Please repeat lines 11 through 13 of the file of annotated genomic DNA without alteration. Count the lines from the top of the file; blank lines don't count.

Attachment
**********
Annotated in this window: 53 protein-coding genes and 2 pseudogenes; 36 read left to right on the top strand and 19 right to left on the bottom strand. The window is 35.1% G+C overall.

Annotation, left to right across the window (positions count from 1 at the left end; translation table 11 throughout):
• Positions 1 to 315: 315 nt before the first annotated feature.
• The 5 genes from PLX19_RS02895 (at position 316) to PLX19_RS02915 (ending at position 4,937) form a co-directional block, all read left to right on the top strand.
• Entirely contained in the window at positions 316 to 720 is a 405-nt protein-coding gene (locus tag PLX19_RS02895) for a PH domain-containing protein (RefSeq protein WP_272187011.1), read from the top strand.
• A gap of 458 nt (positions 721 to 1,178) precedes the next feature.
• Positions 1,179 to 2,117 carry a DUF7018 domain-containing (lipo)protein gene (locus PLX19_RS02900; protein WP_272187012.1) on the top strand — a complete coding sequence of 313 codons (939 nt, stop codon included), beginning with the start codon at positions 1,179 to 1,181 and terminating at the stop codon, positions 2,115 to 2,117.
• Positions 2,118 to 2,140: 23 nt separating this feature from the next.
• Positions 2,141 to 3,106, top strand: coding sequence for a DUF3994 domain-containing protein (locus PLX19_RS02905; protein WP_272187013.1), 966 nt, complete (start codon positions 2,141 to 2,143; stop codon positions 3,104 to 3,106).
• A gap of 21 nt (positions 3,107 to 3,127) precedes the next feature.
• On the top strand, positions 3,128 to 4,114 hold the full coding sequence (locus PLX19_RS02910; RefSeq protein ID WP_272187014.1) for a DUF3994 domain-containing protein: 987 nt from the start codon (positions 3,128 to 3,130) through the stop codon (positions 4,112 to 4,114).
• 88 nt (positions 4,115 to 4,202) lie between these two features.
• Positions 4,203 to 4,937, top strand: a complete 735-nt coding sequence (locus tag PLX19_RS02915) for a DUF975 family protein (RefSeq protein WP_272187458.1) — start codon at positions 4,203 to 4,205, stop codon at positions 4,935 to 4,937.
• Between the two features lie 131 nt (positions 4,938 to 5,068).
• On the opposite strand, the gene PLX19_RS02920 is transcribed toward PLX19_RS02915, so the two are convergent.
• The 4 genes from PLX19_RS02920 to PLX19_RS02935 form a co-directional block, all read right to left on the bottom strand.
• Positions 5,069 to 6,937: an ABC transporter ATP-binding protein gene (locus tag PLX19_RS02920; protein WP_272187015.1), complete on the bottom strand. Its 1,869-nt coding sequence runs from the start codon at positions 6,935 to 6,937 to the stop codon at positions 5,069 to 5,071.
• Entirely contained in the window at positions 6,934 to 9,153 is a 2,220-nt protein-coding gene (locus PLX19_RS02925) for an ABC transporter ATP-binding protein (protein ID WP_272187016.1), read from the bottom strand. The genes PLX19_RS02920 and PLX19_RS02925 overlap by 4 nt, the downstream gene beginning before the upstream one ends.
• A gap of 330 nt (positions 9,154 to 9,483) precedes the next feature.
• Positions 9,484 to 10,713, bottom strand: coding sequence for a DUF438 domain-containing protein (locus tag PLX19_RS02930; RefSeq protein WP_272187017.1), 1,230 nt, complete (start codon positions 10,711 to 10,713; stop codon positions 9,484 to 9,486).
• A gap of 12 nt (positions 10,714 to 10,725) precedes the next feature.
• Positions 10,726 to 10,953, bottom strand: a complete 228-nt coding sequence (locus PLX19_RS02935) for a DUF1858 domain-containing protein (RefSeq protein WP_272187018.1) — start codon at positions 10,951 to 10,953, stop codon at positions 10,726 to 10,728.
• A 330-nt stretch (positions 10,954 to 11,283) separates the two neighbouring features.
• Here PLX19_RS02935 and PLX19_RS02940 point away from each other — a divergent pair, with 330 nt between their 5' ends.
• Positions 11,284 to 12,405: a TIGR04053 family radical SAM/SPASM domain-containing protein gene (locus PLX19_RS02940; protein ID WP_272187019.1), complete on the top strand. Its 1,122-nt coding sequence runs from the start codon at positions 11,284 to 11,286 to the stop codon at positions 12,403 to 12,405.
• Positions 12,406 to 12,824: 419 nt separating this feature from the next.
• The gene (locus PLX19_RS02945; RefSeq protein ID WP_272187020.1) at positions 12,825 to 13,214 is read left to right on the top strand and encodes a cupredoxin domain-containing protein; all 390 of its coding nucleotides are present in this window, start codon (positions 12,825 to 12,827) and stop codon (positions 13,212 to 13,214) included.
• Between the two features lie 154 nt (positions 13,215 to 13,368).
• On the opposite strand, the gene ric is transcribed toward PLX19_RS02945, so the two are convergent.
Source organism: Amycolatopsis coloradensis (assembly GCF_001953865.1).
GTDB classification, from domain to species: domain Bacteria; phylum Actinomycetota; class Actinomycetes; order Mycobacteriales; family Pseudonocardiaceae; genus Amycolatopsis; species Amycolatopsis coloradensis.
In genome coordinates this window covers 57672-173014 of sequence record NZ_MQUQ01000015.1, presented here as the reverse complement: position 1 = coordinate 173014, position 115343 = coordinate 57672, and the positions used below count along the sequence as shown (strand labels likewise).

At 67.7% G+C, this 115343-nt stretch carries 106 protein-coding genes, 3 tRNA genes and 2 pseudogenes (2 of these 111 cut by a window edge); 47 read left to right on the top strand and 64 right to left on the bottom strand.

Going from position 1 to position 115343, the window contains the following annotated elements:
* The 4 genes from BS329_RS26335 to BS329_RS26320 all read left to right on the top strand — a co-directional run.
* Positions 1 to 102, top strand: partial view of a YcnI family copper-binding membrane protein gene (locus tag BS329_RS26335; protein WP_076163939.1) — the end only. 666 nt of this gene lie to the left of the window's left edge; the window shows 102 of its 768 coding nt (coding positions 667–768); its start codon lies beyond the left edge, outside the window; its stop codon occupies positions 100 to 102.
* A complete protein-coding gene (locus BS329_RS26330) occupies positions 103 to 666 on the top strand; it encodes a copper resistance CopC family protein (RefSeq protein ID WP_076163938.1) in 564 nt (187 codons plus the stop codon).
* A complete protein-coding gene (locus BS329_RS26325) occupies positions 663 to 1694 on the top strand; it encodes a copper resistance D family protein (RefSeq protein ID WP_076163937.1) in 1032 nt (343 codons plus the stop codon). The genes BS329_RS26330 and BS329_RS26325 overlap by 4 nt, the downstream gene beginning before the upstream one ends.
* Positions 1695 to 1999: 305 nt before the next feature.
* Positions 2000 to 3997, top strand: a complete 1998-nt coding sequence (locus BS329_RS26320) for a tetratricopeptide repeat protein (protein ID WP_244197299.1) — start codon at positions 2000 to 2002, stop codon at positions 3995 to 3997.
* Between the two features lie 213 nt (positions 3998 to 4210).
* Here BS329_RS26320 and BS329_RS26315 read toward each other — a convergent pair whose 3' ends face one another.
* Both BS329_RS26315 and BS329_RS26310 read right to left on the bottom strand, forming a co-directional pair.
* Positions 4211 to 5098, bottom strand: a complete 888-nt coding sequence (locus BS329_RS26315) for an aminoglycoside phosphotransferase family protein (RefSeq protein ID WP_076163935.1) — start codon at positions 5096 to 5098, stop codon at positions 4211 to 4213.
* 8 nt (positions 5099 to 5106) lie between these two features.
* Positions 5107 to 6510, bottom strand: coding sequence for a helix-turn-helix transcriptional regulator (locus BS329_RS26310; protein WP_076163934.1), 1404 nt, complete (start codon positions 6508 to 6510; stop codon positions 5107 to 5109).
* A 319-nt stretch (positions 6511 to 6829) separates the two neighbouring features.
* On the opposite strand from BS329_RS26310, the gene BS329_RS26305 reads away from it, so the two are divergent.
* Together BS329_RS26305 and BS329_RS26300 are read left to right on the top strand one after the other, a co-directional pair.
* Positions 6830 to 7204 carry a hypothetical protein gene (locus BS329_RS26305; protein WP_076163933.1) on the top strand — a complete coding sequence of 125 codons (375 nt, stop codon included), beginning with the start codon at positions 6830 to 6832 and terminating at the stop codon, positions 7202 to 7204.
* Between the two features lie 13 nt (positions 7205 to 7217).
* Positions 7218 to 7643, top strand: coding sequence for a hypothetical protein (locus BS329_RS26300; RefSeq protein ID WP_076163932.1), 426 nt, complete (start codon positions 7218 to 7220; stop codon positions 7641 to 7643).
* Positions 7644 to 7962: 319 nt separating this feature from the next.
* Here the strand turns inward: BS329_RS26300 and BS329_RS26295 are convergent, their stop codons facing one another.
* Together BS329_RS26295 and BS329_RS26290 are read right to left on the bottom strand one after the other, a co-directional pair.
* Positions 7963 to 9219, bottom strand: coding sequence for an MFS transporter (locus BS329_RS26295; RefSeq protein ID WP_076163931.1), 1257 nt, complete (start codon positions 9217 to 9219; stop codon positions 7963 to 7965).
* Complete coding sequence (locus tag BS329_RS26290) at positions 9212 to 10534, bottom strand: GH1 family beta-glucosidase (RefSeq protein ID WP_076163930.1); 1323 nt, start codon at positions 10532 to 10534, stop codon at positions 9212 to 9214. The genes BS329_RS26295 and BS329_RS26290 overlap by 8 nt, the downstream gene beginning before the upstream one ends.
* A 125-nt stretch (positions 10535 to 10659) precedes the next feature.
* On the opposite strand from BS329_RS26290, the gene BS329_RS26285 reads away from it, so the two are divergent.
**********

• On the top strand, positions 3,128 to 4,114 hold the full coding sequence (locus PLX19_RS02910; RefSeq protein ID WP_272187014.1) for a DUF3994 domain-containing protein: 987 nt from the start codon (positions 3,128 to 3,130) through the stop codon (positions 4,112 to 4,114).
• 88 nt (positions 4,115 to 4,202) lie between these two features.
• Positions 4,203 to 4,937, top strand: a complete 735-nt coding sequence (locus tag PLX19_RS02915) for a DUF975 family protein (RefSeq protein WP_272187458.1) — start codon at positions 4,203 to 4,205, stop codon at positions 4,935 to 4,937.